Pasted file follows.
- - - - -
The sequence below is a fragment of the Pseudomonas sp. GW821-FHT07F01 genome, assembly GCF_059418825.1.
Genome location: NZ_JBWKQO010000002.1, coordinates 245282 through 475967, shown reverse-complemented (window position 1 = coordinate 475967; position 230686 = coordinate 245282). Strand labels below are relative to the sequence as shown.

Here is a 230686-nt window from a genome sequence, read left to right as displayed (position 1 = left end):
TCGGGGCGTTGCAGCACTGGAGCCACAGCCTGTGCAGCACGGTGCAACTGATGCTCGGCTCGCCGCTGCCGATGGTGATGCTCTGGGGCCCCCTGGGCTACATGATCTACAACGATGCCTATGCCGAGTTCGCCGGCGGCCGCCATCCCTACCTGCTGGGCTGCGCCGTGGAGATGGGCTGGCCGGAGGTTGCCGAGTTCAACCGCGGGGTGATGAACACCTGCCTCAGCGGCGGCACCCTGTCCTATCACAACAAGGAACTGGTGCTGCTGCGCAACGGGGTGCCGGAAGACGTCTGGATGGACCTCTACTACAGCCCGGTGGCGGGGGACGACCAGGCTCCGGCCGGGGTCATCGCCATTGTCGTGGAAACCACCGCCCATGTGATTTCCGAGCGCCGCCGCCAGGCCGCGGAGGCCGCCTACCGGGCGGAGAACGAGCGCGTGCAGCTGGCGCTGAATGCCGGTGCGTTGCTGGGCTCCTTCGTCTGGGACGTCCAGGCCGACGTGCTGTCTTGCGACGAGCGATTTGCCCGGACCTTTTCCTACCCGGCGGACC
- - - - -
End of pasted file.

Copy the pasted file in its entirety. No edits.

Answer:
The sequence below is a fragment of the Pseudomonas sp. GW821-FHT07F01 genome, assembly GCF_059418825.1.
Genome location: NZ_JBWKQO010000002.1, coordinates 245282 through 475967, shown reverse-complemented (window position 1 = coordinate 475967; position 230686 = coordinate 245282). Strand labels below are relative to the sequence as shown.

Here is a 230686-nt window from a genome sequence, read left to right as displayed (position 1 = left end):
TCGGGGCGTTGCAGCACTGGAGCCACAGCCTGTGCAGCACGGTGCAACTGATGCTCGGCTCGCCGCTGCCGATGGTGATGCTCTGGGGCCCCCTGGGCTACATGATCTACAACGATGCCTATGCCGAGTTCGCCGGCGGCCGCCATCCCTACCTGCTGGGCTGCGCCGTGGAGATGGGCTGGCCGGAGGTTGCCGAGTTCAACCGCGGGGTGATGAACACCTGCCTCAGCGGCGGCACCCTGTCCTATCACAACAAGGAACTGGTGCTGCTGCGCAACGGGGTGCCGGAAGACGTCTGGATGGACCTCTACTACAGCCCGGTGGCGGGGGACGACCAGGCTCCGGCCGGGGTCATCGCCATTGTCGTGGAAACCACCGCCCATGTGATTTCCGAGCGCCGCCGCCAGGCCGCGGAGGCCGCCTACCGGGCGGAGAACGAGCGCGTGCAGCTGGCGCTGAATGCCGGTGCGTTGCTGGGCTCCTTCGTCTGGGACGTCCAGGCCGACGTGCTGTCTTGCGACGAGCGATTTGCCCGGACCTTTTCCTACCCGGCGGACC